Real panic chez Kane this morning as we turned up in school to find all the other reception class kids clad head to foot in waterproofs and wooly hats. We'd be wondering when they'd be doing their Monday morning class in the woods, and now I knew. Cue a quick dash home and back with the right kit.

But the stress didn't last long as I took off on my regular Monday morning run up the Ouseburn river valley where I live. This wondrous green corridor slices through the east of Newcastle and you hardly get a glimpse of the surrounding suburbia. We get kingfishers, otters and even deer and yet we're 20 minutes walk from the city centre. But, most importantly, it is incredibly relaxing and I need it – I've got two jobs (this one and as a local councillor) and three primary school age kids. As a family, our default outing is to an area of natural beauty (the pic above of middle child was taken a couple of weeks ago at Allen Banks) and nobody complains about not having their iPad there.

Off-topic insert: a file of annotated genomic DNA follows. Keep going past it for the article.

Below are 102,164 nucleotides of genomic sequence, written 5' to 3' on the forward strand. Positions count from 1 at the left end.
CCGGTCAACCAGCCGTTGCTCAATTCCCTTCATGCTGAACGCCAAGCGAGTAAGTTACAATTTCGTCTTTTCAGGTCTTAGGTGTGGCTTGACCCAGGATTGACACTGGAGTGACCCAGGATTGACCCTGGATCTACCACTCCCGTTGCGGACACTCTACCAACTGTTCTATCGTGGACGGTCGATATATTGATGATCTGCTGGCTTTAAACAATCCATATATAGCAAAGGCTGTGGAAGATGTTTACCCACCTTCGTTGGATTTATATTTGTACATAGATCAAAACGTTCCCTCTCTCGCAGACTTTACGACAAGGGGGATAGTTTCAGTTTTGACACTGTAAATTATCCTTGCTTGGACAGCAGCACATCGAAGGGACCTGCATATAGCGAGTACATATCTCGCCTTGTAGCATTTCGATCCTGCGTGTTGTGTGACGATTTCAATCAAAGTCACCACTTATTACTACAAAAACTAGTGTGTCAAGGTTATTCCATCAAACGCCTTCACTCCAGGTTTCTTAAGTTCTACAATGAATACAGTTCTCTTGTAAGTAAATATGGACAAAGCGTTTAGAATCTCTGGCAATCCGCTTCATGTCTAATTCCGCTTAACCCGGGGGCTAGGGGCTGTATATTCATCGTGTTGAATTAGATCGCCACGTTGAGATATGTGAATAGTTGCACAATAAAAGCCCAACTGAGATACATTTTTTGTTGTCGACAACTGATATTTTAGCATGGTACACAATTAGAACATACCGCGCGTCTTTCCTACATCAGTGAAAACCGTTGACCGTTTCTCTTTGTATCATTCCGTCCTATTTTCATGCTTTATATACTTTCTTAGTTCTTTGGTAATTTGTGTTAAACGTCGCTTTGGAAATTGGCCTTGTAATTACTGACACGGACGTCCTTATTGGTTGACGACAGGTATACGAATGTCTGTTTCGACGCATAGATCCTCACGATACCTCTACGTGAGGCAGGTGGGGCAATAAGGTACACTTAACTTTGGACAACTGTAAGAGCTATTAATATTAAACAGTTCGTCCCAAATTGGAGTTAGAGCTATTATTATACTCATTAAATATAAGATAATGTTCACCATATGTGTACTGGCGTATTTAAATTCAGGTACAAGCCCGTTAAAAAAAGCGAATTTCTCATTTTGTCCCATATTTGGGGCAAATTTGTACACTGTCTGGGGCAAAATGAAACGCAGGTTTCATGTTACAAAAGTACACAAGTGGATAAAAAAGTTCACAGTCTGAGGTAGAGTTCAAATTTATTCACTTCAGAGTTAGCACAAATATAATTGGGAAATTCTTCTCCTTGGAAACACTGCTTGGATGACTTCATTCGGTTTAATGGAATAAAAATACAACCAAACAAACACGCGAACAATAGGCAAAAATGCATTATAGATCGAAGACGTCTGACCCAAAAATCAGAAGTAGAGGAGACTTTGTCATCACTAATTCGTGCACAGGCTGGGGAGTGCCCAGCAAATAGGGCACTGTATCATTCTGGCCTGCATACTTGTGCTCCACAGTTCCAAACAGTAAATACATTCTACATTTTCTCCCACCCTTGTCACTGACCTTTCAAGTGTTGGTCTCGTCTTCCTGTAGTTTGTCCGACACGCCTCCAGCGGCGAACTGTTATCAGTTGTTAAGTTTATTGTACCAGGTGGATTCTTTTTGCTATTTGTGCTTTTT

As regular readers know, I'm seriously intolerant of new-agey nonsense, clean eating (give me a 'dirty burger' any day), and every 'natural remedy' except one: nature itself. And there's plenty of evidence behind the idea that nature is good for our mental health (such as this UK Government report).

And you can take this over into the corporate world: I've seen plenty of examples of on-site biodiversity areas, composting, bird feeding, plus all kinds of off-site conservation volunteering. This will help your colleagues feel good about themselves and their work, and the link between those two things and the natural world helps conversations about, say, waste disposal, clean energy, pollution prevention and even product design (e.g. biomimicry).

So why not bring a little of the natural world into your workplace?

 

 

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